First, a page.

If anyone reading this should start to think badly of these institutions for the decisions they made at the time please let me hasten to inform you that these are minor and even trivial events in the long history of disrespect for photographs over the past 140-odd years. In 1912 when Francis Trevelyn Miller published the multivolume The Photographic History of the Civil War from the collection of Brady negatives which had been found hidden away in a New Jersey barn, there was so little understanding of photographic history that he was taken to court for faking the photographs and he had to bring war veterans into the courtroom to testify that they had actually been photographed. In the 1920s and 1930s hundreds, perhaps thousands of daguerreotypes were thrown away so that their cases could be used as cigarette cases. In fact there was a collector’s market for daguerreotype cases long before there was any market for the daguerreotypes themselves. There is also the story of the used-glass dealer in New York City who complained about the difficulties in scraping the collodion films off the glass plates of dozens of portraits of Abraham Lincoln and other presidents, as well as of hundreds of other military men and statesmen; irritated that it was such hard work for so little money. One can wince when remembering that the Metropolitan Museum of Art in New York would only take Alfred Steiglitz’s donation of his personal collection of Pictorialist photographers (now worth millions) only after he threatened to destroy them when they rejected them the first time – and even then, only because the donation included works by American painters as well. Many more institutions than these mentioned here, which should have known better, have histories of throwing away photograph collections. I know of at least five instances where major collections of photographs, worth hundreds of thousands, even millions of dollars today, were barely rescued from destruction at one large institution; and I’m certain that many instances of the same nature have occurred at almost every older institution in the country. But it would be fruitless to start second-guessing decades of bad decisions by almost everyone in whatever position of authority they held at the time. It is simply not possible to adequately convey the sense of how these photographs were considered valueless or even a nuisance at the time, often even by individuals who had some interest in the medium itself. Fortunately, that feeling about photography, at least for some photographs, has changed now and so these little pieces of history are a bit better protected than they once were and they may yet bring some pleasure to people in the future.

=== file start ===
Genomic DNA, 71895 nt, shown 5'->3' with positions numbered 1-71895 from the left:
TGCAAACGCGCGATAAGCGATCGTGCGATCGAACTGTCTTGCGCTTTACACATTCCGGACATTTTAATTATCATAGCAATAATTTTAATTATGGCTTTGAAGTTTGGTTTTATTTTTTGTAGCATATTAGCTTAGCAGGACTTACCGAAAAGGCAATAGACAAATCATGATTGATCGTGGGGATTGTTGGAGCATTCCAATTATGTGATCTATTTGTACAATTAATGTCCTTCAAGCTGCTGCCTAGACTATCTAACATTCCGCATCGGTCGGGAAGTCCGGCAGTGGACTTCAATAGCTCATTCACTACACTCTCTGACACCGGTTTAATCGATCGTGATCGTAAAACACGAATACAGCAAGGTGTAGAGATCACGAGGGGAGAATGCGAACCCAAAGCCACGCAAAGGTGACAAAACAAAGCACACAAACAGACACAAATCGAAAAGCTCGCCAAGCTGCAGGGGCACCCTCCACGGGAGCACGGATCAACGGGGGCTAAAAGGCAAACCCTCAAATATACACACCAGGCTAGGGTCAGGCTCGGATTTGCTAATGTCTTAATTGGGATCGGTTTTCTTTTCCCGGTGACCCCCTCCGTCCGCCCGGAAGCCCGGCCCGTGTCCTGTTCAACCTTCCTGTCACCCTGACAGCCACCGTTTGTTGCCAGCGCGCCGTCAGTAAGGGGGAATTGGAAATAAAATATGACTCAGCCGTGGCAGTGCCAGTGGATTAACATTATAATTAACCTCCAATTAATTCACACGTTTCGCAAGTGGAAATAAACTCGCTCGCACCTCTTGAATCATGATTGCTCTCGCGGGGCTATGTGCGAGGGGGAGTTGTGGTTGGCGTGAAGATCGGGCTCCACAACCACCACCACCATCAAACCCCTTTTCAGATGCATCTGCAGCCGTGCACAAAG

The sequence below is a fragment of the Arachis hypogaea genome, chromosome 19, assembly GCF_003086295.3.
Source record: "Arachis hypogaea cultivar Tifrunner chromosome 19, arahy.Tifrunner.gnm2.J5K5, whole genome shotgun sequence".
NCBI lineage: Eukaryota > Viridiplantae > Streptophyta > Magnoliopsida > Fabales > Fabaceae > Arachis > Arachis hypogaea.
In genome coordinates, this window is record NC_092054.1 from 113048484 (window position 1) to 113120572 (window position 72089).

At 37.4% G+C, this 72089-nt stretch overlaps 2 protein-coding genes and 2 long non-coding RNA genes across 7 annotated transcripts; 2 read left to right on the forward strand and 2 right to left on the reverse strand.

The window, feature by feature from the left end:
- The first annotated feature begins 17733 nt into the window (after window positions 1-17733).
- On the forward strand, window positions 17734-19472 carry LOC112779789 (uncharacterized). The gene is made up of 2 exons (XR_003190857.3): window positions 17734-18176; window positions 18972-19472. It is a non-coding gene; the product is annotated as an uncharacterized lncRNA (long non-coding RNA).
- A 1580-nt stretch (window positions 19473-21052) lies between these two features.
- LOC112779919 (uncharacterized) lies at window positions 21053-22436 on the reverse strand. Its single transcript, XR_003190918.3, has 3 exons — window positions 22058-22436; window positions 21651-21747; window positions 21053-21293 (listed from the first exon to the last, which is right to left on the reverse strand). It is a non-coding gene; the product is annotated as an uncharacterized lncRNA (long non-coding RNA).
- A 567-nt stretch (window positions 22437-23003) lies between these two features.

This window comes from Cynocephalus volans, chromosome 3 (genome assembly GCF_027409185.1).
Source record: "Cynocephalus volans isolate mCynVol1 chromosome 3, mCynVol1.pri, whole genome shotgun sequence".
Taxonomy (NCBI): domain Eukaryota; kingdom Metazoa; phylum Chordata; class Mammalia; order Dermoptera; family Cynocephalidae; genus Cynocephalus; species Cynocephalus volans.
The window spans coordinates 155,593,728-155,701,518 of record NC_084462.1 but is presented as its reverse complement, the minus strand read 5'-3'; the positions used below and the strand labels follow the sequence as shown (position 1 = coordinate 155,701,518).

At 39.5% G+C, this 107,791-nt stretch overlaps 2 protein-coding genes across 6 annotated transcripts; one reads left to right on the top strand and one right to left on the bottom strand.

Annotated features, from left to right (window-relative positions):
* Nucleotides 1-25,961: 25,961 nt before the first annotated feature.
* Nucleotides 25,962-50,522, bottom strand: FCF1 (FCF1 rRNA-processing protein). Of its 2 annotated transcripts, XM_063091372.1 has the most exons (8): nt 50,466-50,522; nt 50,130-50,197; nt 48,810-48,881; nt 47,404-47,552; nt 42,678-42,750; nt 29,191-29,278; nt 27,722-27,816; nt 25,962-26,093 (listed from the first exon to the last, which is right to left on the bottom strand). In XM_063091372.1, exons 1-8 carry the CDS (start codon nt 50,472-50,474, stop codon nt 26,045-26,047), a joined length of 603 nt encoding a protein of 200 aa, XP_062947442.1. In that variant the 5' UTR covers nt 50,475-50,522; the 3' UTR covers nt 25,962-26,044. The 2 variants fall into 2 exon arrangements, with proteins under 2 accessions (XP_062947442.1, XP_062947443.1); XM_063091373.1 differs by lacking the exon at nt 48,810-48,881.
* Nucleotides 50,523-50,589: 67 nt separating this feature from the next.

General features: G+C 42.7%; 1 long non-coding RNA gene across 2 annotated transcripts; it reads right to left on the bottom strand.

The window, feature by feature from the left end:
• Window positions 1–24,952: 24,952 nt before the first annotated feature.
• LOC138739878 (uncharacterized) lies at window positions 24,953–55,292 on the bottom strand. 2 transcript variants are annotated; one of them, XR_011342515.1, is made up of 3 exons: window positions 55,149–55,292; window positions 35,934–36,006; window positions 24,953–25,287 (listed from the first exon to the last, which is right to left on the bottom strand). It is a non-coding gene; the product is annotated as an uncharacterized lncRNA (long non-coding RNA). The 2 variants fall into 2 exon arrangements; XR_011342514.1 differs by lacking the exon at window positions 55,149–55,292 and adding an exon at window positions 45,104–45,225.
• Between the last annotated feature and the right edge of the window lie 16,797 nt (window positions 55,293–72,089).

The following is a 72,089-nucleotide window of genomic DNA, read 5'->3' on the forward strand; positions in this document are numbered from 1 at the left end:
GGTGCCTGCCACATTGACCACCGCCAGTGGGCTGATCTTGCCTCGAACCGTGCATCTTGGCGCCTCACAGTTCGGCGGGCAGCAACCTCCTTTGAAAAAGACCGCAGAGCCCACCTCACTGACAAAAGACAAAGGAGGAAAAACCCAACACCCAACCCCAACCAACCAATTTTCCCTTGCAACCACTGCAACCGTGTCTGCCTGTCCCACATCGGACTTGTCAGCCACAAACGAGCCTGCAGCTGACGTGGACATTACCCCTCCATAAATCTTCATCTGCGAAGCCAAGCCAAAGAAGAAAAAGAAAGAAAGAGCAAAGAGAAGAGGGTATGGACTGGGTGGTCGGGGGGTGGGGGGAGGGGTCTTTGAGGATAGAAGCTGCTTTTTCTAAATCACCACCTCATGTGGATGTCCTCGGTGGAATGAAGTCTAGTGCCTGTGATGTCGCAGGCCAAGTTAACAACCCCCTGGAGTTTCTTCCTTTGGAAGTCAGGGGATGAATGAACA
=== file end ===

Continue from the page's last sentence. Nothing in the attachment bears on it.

I am not selling copyright to these images. It is up to you, the buyer, to research the copyright status of any images offered here. Copyright is held by the estates of many famous photographers, like the Alinari family of Italy, or George Washington Wilson in Scotland, and many others. Copyright in individual published images may be held by the original publishing company, or its successors. However, copyright expired long ago for many of the images by itinerant 19th-century, photographers.

All prices are in $ USA.